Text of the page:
Which brings me to the banter between Hugo and Anthea (our heroine). Our heroine has just found out that Hugo is wealthy. Quite, quite wealthy.
“I know I told you I was mercenary, but I’m not Hugo! Only think how it would appear to everyone! As though I had been determined before ever I saw you not to let your odious fortune slip through my hands!”
He patted her consolingly. “You needn’t worry about that, love. When people see you wearing the same bonnet for years on end they’ll never think you married me for my fortune.”
“As nothing would induce me to wear the same bonnet for years on end—
“You’ll have to,” he said simply. “I’m a terrible nip-farthing. . . .”
“You seem to forget that you wished to purchase the moon for me!”
“Nay, I don’t forget that! The thing is I can’t purchase it, so there was no harm in saying it. Now, if I’d said I’d like to give you a diamond necklace, or some such thing, you might have taken me up on it. I remembered that just in time to stop myself,” he explained, apparently priding himself on his forethought.
“I should like very much to have a diamond necklace,” said Anthea pensively.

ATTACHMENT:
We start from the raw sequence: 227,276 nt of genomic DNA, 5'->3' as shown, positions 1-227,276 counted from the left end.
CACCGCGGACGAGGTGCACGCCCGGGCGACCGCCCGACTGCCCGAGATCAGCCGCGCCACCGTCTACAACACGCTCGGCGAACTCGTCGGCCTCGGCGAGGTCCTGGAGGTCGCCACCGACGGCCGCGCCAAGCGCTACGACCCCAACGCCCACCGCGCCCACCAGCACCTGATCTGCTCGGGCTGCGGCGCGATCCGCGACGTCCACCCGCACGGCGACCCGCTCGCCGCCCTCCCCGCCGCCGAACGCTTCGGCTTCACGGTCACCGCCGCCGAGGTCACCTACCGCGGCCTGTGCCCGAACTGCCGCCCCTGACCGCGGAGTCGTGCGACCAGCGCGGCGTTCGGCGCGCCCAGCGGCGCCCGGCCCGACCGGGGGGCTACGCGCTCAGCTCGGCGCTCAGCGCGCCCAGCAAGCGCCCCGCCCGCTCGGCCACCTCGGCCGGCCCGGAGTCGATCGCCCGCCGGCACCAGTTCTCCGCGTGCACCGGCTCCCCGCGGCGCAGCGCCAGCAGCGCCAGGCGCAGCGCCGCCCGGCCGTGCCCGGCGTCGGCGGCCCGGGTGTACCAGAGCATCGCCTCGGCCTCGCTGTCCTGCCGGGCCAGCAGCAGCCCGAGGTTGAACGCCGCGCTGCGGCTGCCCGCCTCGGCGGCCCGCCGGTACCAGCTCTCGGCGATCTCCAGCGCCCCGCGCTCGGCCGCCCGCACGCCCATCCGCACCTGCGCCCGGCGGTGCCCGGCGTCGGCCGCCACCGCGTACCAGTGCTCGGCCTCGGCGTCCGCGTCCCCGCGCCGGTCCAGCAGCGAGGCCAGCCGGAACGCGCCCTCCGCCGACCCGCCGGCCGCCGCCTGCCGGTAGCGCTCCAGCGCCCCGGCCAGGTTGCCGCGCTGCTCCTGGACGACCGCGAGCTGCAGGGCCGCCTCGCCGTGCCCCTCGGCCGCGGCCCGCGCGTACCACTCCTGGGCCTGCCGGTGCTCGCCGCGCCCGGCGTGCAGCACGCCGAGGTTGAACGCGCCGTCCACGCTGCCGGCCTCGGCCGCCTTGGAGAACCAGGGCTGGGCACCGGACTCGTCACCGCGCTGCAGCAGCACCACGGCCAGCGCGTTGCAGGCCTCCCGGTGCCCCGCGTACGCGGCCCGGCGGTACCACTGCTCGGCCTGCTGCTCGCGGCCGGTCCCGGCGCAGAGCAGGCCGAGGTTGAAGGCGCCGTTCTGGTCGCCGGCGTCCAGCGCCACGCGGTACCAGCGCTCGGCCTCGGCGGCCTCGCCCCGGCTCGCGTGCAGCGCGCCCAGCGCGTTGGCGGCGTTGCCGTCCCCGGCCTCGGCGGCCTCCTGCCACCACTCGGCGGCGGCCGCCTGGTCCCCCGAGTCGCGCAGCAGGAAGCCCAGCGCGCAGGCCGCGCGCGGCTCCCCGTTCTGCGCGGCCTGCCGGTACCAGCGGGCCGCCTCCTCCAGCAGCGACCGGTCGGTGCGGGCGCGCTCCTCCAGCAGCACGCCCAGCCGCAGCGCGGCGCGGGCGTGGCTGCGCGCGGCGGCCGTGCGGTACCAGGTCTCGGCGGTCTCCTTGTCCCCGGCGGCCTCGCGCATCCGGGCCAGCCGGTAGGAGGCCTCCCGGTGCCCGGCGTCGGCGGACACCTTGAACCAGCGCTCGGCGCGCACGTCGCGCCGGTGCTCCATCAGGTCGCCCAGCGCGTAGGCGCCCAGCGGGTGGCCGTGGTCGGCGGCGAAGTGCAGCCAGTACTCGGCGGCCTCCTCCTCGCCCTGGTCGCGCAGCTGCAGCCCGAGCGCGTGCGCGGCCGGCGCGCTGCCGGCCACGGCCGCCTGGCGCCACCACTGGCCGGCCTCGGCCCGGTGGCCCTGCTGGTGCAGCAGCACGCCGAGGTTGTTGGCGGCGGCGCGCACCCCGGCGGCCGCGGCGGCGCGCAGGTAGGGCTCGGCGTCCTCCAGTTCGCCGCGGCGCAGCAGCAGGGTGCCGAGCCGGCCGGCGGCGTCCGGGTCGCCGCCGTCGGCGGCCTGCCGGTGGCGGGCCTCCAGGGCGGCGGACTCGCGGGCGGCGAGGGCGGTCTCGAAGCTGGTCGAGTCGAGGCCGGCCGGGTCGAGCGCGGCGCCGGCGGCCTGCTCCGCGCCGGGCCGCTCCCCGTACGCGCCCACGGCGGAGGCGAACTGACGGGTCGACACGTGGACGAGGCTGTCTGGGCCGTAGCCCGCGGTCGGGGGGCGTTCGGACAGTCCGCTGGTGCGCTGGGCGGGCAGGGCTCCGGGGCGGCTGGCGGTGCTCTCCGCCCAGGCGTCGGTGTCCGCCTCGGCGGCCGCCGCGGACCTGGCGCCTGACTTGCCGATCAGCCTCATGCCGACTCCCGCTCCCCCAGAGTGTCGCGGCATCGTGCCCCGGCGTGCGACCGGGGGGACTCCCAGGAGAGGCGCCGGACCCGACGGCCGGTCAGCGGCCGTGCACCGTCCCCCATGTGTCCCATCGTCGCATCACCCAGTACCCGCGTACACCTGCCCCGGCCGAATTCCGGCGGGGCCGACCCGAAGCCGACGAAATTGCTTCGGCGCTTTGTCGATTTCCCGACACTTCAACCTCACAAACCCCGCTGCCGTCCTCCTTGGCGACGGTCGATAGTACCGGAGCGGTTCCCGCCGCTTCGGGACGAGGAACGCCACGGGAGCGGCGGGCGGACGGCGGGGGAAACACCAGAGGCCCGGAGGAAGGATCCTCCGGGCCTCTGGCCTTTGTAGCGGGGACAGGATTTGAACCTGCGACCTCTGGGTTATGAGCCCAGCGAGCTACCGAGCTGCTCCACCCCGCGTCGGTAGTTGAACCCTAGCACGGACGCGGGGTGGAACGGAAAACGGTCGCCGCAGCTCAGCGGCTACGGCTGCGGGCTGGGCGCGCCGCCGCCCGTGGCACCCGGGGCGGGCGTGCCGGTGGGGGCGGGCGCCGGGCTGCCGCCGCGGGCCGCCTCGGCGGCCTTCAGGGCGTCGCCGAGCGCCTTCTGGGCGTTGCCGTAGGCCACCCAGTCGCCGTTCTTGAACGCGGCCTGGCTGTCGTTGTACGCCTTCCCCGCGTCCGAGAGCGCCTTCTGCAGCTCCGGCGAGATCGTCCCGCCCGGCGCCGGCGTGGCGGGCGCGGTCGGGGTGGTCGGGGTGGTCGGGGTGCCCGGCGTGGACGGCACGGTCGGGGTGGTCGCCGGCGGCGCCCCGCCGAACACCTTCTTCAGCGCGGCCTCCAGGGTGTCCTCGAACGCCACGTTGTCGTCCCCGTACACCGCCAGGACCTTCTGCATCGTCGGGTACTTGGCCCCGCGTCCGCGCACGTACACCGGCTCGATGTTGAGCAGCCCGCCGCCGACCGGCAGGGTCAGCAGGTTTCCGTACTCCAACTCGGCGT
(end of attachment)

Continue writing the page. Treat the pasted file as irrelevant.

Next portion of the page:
“Wouldn’t a paste one do as well?” he asked, in a voice of great uneasiness.
She had been so sure that he would fall into the trap that she was taken, for an instant, off her guard, and looked up at him with such a startled expression on her face that his deep chuckle escaped him, and he lifted her off her feet, and kissed her.
Be still my heart! This is exactly the sort of stuff that I can believe happily-ever-afters to be built on. (I might be biased though considering my husband can give Hugo a run for his money: if I had a dime for every time I thought I had had the last word. . . )
The climax of the story is funny, fraught and fabulous—a deeply satisfying conclusion to a deeply satisfying story. If there’s a Heyer you have to read, I would exhort that it be this!